JERUSALEM—After weeks of bad news, Thursday was a very good night for Israeli Prime Minister Benjamin Netanyahu, who faced the first serious challenge to his leadership of the Likud party since 2005.
At the end of a tense, stormy primary day, in which Netanyahu’s side emitted text messages with invented commandments—“thou shalt not betray”—and supporters of his opponent, Gideon Saar, cried foul over electoral misbehavior, Netanyahu won, convincingly.
The final result was 72.5 percent for Netanyahu, and 27.5 percent for Saar, a former minister who ran on a nationalist agenda a notch harsher than Netanyahu’s and argued for a return to civility and decency in politics.
The only way to guarantee the continuation of the right-wing’s monopoly over the Israeli government was for new leadership to take over in the Likud, Saar said.
Netanyahu failed to win a majority of votes in two successive elections held this year, in April and in September, and has presided over the Israeli government as an interim prime minister, with limited powers, for a full year.
A ruthless political operator, Netanyahu has never nurtured successors. Most of the men who have served him, including former Defense Minister Avigdor Lieberman and former Education Minister Naftali Bennet found themselves out of the Likud when their popularity began to threaten Netanyahu.
Saar is the only prominent Likud figure with the courage to state out loud what the Israeli public already knows: there is no path for Netanyahu to form a new government after the national elections on March 2, 2020.
In fact, the exuberance at this victory among the party faithful could fade as early as Sunday, when Avichai Mandelblit, the Israeli attorney general, has been forced to produce his opinion on a legal conundrum never before seen here.
In November, Mandelblit announced a raft of corruption charges against Netanyahu, including bribery, fraud, and breach of trust.
In order to protect a legally elected head of government from frivolous legal challenges, an Israeli Basic Law—a constitutional act—allows an indicted prime minister to serve out his or her term in office even while facing trial.
But another law legislated by the Knesset, Israel’s parliament, does not allow any indicted person to be appointed to high office.
Neither of these laws has ever been tested. Israel’s Supreme Court, which is grappling with several petitions claiming Netanyahu cannot legally remain in office, has compelled Mandelblit to present his decision on Netanyahu’s ability to continue in office, a sort of forced amicae curiae, by Sunday.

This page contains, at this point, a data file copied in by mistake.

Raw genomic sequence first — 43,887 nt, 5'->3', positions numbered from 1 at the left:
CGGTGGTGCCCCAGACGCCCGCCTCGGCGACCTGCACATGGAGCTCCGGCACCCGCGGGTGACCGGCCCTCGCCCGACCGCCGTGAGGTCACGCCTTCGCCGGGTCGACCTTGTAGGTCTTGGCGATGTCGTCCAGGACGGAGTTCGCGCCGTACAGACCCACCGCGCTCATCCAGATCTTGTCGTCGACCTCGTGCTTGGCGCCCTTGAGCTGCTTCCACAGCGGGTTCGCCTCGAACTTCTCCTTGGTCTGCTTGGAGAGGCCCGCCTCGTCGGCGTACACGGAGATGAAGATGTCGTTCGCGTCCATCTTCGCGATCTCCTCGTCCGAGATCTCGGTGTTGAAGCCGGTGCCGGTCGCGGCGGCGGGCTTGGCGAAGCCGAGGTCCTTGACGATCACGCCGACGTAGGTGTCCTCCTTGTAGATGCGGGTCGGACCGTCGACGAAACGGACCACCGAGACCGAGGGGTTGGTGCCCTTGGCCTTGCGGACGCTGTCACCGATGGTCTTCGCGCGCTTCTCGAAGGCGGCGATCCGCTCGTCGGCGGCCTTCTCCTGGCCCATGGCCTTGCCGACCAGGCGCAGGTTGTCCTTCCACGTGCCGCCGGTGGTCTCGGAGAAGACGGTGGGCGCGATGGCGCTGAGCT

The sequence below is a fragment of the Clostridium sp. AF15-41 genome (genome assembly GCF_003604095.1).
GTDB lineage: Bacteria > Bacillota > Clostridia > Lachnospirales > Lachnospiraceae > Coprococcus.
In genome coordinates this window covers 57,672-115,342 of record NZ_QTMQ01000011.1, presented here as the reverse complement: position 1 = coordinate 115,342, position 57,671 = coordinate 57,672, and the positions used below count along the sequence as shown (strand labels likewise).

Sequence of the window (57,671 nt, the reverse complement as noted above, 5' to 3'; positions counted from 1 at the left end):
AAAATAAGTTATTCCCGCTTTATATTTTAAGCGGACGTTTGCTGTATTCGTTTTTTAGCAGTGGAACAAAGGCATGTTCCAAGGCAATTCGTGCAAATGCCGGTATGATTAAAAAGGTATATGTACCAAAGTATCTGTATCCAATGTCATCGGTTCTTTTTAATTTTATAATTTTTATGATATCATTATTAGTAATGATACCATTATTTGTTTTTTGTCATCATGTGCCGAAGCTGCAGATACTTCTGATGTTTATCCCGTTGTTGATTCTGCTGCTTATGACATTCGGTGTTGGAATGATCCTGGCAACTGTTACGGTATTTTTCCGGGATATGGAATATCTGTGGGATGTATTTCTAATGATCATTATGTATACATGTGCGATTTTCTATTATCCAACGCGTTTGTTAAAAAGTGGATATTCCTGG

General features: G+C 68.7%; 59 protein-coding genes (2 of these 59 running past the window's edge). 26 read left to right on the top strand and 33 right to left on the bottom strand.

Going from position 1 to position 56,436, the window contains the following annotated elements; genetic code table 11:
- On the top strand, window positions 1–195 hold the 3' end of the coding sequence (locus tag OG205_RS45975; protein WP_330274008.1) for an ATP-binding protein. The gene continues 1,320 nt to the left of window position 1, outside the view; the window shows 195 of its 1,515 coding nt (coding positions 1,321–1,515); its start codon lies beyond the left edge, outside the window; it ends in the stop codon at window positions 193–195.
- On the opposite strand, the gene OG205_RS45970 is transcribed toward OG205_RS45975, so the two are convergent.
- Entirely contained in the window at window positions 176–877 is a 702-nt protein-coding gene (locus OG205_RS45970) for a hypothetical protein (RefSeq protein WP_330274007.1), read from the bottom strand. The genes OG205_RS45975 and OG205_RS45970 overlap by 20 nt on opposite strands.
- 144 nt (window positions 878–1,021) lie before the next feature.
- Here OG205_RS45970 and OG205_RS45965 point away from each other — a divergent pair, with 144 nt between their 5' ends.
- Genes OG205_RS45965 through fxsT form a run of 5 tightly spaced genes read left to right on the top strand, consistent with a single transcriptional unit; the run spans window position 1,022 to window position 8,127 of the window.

In the coming months, the court will rule on Netanyahu’s fitness for office as a candidate under criminal indictment.
Blue and White—the Likud’s opposition in the general election, which bested Netanyahu’s party in September—is led by the centrist former army chief, Benny Gantz, who ran on clean government platform. Throughout the failed coalition talks, he said his party hoped to form a broad national unity government with the Likud— but would not serve with an indicted criminal.
Saar, during the primary, claimed that Gantz would win the March vote if the Likud was not able to renew its leadership, offering a new coalition government, and that Netanyahu’s stubborn hold on power would bring defeat.
Knowing he faced serious charges, Netanyahu has been scrambling to evade judgement. The law allows him to remain in office, but not to evade trial. During the last year, Netanyahu has tried to pass a personal immunity law through the Knesset and, created an even greater public uproar, tried to pass a law that would override supreme court decisions.
But having failed, but he will now run a scorched earth campaign aimed at a single target: a large enough parliamentary majority to pass an immunity law.
Before the primary results were even announced, Netanyahu confidant Miki Zohar, a rambunctious Knesset member for the Likud, said, “Netanyahu got the answer about whether he should ask for immunity.”
But Netanyanhu’s big night may result in very bad news for his party, the Likud, who will be running an indicted candidate who’s twice lost and wants only one thing: legal immunity, which the voters hate.
Israelis are generally indulgent about Netanyahu’s various offences and peccadillos, but deeply oppose parliamentary immunity, and Gantz accuses him of seeking only an “immunity government,” not a real governing coalition, and of holding the nation hostage to his legal imbroglios.
In May, when Netanyahu presented the initial bills, 62% of the Israel public opposed immunity for Netanyahu. Recent polls show that figure now above 70%, from voters across the political spectrum.
Netanyahu has until January 1 to request immunity against the criminal charges, but would need a majority of members to support it—and, for now, he hasn’t got it. The primary victory is expected to emboldened him to demand parliamentary support from the entire right wing block.
If Netanyahu does not succeed whipping a majority of Israel's 120 lawmakers to support immunity, he will be put on trial in Jerusalem immediately after the next government is formed.